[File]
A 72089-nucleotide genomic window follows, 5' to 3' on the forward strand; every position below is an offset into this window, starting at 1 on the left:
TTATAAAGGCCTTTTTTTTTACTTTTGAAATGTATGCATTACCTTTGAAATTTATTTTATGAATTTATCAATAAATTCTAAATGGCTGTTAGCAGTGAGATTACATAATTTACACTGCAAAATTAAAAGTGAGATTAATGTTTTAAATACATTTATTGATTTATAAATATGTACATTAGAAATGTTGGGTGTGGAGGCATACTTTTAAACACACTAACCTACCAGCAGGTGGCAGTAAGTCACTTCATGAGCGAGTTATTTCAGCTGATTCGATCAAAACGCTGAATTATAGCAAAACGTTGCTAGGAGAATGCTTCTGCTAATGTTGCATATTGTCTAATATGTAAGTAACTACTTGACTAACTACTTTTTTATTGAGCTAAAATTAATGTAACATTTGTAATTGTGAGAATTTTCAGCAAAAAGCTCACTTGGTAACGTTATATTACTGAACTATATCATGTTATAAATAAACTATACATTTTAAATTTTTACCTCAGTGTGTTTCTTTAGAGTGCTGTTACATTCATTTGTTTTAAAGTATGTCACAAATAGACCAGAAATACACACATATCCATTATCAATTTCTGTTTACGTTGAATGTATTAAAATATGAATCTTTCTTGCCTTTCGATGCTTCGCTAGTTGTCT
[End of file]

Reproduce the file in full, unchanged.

A 72089-nucleotide genomic window follows, 5' to 3' on the forward strand; every position below is an offset into this window, starting at 1 on the left:
TTATAAAGGCCTTTTTTTTTACTTTTGAAATGTATGCATTACCTTTGAAATTTATTTTATGAATTTATCAATAAATTCTAAATGGCTGTTAGCAGTGAGATTACATAATTTACACTGCAAAATTAAAAGTGAGATTAATGTTTTAAATACATTTATTGATTTATAAATATGTACATTAGAAATGTTGGGTGTGGAGGCATACTTTTAAACACACTAACCTACCAGCAGGTGGCAGTAAGTCACTTCATGAGCGAGTTATTTCAGCTGATTCGATCAAAACGCTGAATTATAGCAAAACGTTGCTAGGAGAATGCTTCTGCTAATGTTGCATATTGTCTAATATGTAAGTAACTACTTGACTAACTACTTTTTTATTGAGCTAAAATTAATGTAACATTTGTAATTGTGAGAATTTTCAGCAAAAAGCTCACTTGGTAACGTTATATTACTGAACTATATCATGTTATAAATAAACTATACATTTTAAATTTTTACCTCAGTGTGTTTCTTTAGAGTGCTGTTACATTCATTTGTTTTAAAGTATGTCACAAATAGACCAGAAATACACACATATCCATTATCAATTTCTGTTTACGTTGAATGTATTAAAATATGAATCTTTCTTGCCTTTCGATGCTTCGCTAGTTGTCT